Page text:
My mom can't even understand why I go to a bar since I have a partner.  She and my brother (who is gay too) feel that we should be doing things like going to museums or theaters...not bars.  That is where people go to hook up.  So, if they can't handle us going to bars... I dread going more into some of the other aspects of what we are exploring.  In addition to the family... I don't truly get to experience some of the S&M fetishes that are out there.  Some because I know my partner wouldn't be into them...and others since I am scared to start since I don't want to risk hurting my partner due to inexperience.

But, then I see so many other people.  They are able to live their lives being who they are.  Their families are completely part of their lives.  They even joke and share insights about stuff from the various fetish events.  Then I see others being able to go to events to learn more about different fetishes, meet others around the nation that are into the same things as ourselves, learn more about our history and our future in the leather and fetish communities.

And when I look at myself.  I almost feel like a fraud.  I can put on leather, but I feel like someone who doesn't belong.  I feel like the kid who will try to do anything to be part of the cool kids.  And it makes me wonder.  With separating my life so much...I have been so untrue to myself for so many years... who am I?  Truly?

Then I wonder.  Should I just step back from leather?  Just I re-examine my life?  In some aspects, I am so entrenched now, and in other aspects, I feel like if I were to abandon it, I would barely be missed.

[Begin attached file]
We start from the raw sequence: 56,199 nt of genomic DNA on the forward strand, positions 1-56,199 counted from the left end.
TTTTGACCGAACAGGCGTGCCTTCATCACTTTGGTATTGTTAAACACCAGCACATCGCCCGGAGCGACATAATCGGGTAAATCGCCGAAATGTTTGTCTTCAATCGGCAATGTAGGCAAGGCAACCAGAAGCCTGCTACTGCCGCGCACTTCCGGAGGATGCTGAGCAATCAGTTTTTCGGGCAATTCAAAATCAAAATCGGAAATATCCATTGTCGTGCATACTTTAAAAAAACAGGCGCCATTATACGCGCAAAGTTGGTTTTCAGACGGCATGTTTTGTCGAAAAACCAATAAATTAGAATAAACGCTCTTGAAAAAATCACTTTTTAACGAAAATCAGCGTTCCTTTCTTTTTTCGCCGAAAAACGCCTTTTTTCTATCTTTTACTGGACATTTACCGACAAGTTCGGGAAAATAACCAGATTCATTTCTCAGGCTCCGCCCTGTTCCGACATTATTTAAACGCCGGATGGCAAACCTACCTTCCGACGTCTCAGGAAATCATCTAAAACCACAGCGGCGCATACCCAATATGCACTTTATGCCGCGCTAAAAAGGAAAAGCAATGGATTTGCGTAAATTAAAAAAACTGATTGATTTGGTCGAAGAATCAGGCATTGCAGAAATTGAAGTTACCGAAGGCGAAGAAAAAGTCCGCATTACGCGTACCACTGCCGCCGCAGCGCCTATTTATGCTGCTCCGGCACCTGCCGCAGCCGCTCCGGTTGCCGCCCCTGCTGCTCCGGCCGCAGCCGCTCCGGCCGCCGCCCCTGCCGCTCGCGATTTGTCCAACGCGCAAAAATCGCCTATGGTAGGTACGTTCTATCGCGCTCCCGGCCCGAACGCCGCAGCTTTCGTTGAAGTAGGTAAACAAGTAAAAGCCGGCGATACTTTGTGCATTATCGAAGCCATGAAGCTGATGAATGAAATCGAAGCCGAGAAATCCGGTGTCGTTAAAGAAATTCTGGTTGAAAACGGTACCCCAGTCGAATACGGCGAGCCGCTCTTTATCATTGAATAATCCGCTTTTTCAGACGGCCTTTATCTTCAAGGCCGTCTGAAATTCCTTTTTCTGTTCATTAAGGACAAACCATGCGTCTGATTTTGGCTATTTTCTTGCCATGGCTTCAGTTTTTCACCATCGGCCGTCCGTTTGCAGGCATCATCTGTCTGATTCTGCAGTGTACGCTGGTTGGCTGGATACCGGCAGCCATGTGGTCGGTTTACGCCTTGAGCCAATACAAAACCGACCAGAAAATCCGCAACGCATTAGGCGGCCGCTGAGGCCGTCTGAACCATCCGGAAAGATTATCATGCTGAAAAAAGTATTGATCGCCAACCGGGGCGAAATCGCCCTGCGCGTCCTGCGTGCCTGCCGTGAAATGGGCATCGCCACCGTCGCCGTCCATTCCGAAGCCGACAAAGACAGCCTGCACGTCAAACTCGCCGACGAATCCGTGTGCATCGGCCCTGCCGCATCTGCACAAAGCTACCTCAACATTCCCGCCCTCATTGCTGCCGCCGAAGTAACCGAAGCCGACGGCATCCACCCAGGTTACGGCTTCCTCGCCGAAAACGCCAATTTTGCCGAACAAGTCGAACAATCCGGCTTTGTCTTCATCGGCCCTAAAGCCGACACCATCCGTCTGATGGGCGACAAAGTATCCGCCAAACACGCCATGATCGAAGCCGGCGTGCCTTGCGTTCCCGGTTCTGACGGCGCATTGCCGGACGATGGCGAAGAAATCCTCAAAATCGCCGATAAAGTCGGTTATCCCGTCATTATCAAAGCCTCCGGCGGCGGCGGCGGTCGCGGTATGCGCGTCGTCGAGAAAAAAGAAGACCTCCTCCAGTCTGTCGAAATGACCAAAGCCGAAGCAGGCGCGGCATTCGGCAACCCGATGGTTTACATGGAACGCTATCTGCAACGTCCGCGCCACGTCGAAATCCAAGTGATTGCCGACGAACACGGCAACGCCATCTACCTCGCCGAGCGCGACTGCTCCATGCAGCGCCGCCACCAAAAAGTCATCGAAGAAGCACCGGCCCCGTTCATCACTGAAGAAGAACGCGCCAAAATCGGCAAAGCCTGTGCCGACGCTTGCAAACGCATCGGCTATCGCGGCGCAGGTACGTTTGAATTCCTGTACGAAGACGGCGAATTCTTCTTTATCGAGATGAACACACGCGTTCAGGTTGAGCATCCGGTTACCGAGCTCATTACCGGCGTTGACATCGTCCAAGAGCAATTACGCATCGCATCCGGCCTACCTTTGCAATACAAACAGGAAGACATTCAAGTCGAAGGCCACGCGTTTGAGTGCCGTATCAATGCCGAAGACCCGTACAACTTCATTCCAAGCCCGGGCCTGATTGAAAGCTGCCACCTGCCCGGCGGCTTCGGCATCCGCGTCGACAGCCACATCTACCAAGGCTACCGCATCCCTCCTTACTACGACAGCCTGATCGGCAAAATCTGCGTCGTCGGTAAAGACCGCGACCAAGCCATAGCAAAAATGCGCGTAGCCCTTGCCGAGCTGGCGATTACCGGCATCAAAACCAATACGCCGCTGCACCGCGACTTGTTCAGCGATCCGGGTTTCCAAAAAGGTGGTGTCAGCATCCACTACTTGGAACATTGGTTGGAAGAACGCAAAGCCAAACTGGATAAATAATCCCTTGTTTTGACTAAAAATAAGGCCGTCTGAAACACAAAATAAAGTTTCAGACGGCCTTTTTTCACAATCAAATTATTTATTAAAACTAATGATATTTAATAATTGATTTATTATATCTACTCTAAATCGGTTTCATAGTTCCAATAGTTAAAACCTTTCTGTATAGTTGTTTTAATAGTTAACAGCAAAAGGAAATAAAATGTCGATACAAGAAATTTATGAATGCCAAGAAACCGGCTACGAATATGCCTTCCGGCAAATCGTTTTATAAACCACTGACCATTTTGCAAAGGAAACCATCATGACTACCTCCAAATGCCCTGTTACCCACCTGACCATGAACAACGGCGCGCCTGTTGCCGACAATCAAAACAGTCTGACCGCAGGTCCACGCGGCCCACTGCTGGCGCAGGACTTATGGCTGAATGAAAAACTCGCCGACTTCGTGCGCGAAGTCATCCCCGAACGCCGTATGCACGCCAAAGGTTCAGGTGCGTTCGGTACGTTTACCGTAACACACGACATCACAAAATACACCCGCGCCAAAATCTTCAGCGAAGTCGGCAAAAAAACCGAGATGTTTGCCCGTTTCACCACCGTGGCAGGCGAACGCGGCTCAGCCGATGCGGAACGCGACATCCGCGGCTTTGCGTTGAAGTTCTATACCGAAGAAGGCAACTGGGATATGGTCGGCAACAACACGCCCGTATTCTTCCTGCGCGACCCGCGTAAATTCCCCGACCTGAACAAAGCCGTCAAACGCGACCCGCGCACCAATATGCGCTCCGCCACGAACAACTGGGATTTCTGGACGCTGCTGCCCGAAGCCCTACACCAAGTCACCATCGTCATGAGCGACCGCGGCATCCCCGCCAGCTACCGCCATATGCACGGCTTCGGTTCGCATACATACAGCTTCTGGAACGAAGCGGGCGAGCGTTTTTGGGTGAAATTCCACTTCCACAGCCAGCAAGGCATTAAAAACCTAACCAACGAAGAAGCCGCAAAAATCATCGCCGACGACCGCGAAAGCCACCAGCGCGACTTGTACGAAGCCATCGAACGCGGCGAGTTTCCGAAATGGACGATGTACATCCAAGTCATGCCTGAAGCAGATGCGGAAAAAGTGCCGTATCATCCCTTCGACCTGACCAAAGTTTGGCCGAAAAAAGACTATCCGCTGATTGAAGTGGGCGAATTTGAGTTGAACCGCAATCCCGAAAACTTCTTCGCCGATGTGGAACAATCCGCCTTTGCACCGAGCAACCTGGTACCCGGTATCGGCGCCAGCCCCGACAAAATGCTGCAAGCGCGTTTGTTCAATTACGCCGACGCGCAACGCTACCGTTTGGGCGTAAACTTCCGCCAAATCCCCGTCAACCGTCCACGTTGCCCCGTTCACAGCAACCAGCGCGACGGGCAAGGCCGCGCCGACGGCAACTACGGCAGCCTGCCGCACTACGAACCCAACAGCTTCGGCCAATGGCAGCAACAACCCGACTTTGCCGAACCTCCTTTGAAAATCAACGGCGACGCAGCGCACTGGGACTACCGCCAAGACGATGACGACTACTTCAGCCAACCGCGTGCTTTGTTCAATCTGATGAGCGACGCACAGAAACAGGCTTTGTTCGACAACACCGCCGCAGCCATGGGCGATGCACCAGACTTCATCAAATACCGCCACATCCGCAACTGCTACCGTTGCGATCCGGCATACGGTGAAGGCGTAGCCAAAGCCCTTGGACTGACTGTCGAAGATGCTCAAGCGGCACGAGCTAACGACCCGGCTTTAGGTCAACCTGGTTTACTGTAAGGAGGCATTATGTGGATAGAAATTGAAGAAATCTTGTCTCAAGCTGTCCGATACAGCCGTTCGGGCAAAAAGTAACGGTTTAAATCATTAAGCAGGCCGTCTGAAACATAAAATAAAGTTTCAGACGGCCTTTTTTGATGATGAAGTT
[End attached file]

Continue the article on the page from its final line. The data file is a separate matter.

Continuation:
I think this links to the fact I was never part of anything really before the military.  I had always moved around.  If I finished the school year in the same school that I started the year in...that was a blowout year for me.  And to say that the military provided me stability...that is saying something.

But now I look at it.  I feel like a number of people can take over being VP of our leather club.  I feel there are others that could do such a better job.  With me being fairly new to the leather community...what makes me deserving of such a role?

But then...I see the work we do for the numerous charities.  I try to be out there whenever I can.  Seeing that we are making a difference in someone else's life is something that always touches me.  And this is something I would greatly miss out on if I were to leave our leather community.  I also love the freedom I feel when I am in leather.  People say I appear confident in leather even though I normally am a very timid introvert.  This sense of freedom is also very incredible for me.